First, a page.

Dropping the F-Bomb

When I graduated from university I gave that year’s graduation speech. I would like to say that this was a logical choice, but it really wasn’t. For weeks before the event I was grilled by lecturers who were terrified that my potty mouth would make an appearance during the ceremony.

It did.

Now, I tried, I really did. I’m not usually known for my delicate vernacular, so the fact that I got through fifteen minutes of pressure, being the centre of attention in a group of students, parents, university associates, and assorted special guests – several of whom I was hoping would give me a job – was enough to stress out even the most level headed of us all.

To my credit I only swore once. And, although she covered her eyes and I could hear her groan from the stage, my mother was quite proud of me for trying to keep my language appropriate. And while I’ll never be a primary school teacher, I learned a lot about the appropriateness of the language we use.

And that brings me to the topic of the day – profanity!

profanity[prəˈfænɪtɪ]

npl-ties

1. the state or quality of being profane

2. vulgar or irreverent action, speech, etc.

Collins English Dictionary – Complete and Unabridged © HarperCollins Publishers 1991, 1994, 1998, 2000, 2003

I’ve been asked about profanity in fiction quite a lot lately. Mostly from YA writers who aren’t sure how much is allowed, if any. And, like so many of these things, there no set answer.

That said, there are several factors that determine how appropriate the use of profanity is. Take a children’s picture book – I think it’s safe to say that under no circumstance is it acceptable to use profanity (and yes, before anyone points it out, there are exceptions, such as – Go the F**k to Sleepby Adam Mansbach).

Some writers are more known for their foul language than others (you never heard %#@* in Jane Austen, did you?) like Ernest Hemingway who held the F-word in some regard. And I agree, when used well, swearing works. But how do you know when to use it?

Lets break this down a bit further –

Consider your genre – I fully expect that the characters in a tense thriller will swear. I mean, if I was trying to outwit government agents, spies, assassins and computer hackers, I’m sure I’d find it hard to settle for ‘fudge’.

Genteel romances? I think maybe not. After all, how attractive is a character who’s every other word is of the Four Letter variety?

Children’s and YA books can be a bit of a minefield in terms of profanity. I remember a P6 (about 5th grade) teacher using a marker to blank out the single curse word in a copy of one of our reading books. Even then, it seemed like a massive waste of time, given the lexicon of profanity that we had already developed. Looking back, it was probably to keep parents happy.

Of course, the swearing, or lack of, in a YA or children’s book is really dependant on how edgy it is, what the characters are like and why they do it. I could go into the psychological aspect of swearing, and how it’s empowering, and how children use it to gain social status, push the boundaries and shock. But to be honest, I can’t really be bothered.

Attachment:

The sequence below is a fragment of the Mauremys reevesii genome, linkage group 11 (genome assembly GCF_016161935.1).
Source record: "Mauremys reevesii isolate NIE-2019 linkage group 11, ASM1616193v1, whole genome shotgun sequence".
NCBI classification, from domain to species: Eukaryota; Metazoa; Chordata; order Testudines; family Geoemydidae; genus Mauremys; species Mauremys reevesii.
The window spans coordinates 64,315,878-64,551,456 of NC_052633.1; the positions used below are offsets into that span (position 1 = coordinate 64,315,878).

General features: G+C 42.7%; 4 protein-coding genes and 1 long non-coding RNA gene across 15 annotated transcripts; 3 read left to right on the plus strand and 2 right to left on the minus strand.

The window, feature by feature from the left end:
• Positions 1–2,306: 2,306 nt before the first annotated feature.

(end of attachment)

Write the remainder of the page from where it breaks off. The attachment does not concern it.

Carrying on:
A trend that makes me smile is, often in sci-fi, to make up swear words. Farscape had ‘dren’ and ‘frell’, Battlestar Galactica had ‘frak’, Firefly had ‘gorram’ (and lots of Chinese). This practice isn’t new, and many authors have used it over the years, which can have a great effect when used.

Also, consider the time period and setting too – what swear words were used, how acceptable are/were they? Are there words that are considered to be acceptable? Taboo?

Consider the character – do they swear? If they do, that’s fine. Some people don’t, and some people do. Is it the sort of character who would swear casually? Only if stressed?

Now I’m not a prude by anyone’s standard, but sometimes a word will grate on me and be enough to pull me out of the story. An example was a scene in Robin McKinley’s rather excellent ‘Sunshine’ (well worth a read btw) where, during a rather passionate and well written scene there was a line that went something like ‘My c**t was aching.’ The use of that word there changed the feel of the passage, and it seemed to out of place to me. Out of place enough that I have remembered it after all this time.

There is a thinking in some circles that you should never use any word that might offend or upset someone else – even if it fits the character and situation. And while, in general, it’s a pretty nice thought, is the very act of a writer holding back so they don’t offend, offensive in itself?

It brings us to the main question, WHY are you using/not using profanity? I suppose the question could really be ‘Why are you using ANY word?’ to which the answer should be ‘Because it advances the story.’ That, I think, is the key to this whole debate really.

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